I. In Focus This Week
On the eve of NVRD, a look at the state of registration
Paper may be new king in polling places, but it's old news for registration
By M. Mindy Moretti
This story has been updated to include comments from the Arizona secretary of state’s office.
The year was 2002. Facebook was just a dream in a college student’s eye. The president was four years from being able to send his first Tweet and most of the Stranger Things kids hadn’t even been born yet.
And even though only just over half of the population had access to the Internet at home, the state of Arizona boldly stepped into the abyss and became the first state in the country to allow residents to register to vote online.
Now, 15 years later, as we approach National Voter Registration Day, and even though paper is all the talk these days, there are more ways for people to get registered to vote than ever before and most those ways don’t involve paper at all.
Online Voter Registration
Since launching in 2002, online voter registration in Arizona has been the most popular method of registration. Since 2010, the state has registered approximately 1.8 million people online. The state has also saved approximately $1.5 million dollars.
Currently, Arizona’s online voter registration system is maintained as an overnight batching process for voter registrations applications that were received from the prior day. Matt Roberts, spokesman for the secretary of state’s office said that although this process works successfully, they would prefer and recommend to other states a real-time submission of voter registration applications.
“As we move forward with technology advancements, we look for ways to maintain the most secure online system while also providing ease of usability for voters and our state’s voter registration officials,” Roberts said. “One of our future enhancements may include a real-time interface between MVD and our statewide voter registration database, providing faster validation checks and a more streamlined process for changes/updates to existing voter registration records.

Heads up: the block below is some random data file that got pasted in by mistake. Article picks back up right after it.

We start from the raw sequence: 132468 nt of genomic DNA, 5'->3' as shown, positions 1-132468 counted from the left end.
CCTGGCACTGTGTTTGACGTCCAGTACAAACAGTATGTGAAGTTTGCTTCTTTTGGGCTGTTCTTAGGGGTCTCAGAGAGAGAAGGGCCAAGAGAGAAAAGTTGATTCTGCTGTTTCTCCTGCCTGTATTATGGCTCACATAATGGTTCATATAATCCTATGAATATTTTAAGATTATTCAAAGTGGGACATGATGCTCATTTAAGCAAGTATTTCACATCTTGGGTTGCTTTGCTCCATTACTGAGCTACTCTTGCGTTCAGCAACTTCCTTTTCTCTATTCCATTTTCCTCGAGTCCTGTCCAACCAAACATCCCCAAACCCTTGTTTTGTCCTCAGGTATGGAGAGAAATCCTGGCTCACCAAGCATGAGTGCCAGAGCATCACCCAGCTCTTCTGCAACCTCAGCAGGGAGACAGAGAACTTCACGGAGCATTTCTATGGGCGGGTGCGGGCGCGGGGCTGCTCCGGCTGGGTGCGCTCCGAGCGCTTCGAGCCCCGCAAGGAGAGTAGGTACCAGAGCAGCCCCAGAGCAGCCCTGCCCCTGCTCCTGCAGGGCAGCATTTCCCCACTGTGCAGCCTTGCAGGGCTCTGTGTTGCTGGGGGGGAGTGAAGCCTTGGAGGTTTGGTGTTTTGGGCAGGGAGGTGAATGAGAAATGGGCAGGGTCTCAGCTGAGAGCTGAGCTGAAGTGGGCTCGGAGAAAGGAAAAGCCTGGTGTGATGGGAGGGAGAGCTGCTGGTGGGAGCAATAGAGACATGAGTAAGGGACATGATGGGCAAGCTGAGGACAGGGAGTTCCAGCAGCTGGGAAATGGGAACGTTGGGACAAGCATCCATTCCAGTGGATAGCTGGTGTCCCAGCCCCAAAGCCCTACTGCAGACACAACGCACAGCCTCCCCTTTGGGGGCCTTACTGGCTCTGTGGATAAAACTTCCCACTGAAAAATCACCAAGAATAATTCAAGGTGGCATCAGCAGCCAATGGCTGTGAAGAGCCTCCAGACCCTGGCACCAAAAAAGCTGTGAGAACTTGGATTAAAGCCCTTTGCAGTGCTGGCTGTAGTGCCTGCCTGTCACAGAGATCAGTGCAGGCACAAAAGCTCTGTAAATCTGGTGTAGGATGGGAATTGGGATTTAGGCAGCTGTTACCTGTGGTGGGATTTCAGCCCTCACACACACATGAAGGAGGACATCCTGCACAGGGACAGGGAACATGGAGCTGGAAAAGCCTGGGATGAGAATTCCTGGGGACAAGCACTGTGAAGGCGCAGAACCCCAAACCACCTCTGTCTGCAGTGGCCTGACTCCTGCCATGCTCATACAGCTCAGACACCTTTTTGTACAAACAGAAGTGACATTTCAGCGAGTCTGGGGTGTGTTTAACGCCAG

As of September 2017, 35 states and the District of Columbia offer online voter registration Tennessee was the most recent state to join the growing list.
According to the National Conference of State Legislatures (NCSL), an additional three states have approved legislation to enact OVR.
But what about those 12 hold outs?
“Some of these states have introduced and debated online voter registration this year, and others have not. It's possible that last year's elections, with concerns raised about cybersecurity, may have made a few states pause,” explained Wendy Underhill, program director, Elections and Redistricting, NCSL. “Even though online registration does not link to online voting, there may have been some understandable hesitation to push it in 2017.”
Underhill said that she’s heard informally that a few stats may look at it next year, but as she pointed out, introductions don’t necessarily lead to enactments.
She also noted that about the same number of states offer some form of early, in-person voting as offer OVR.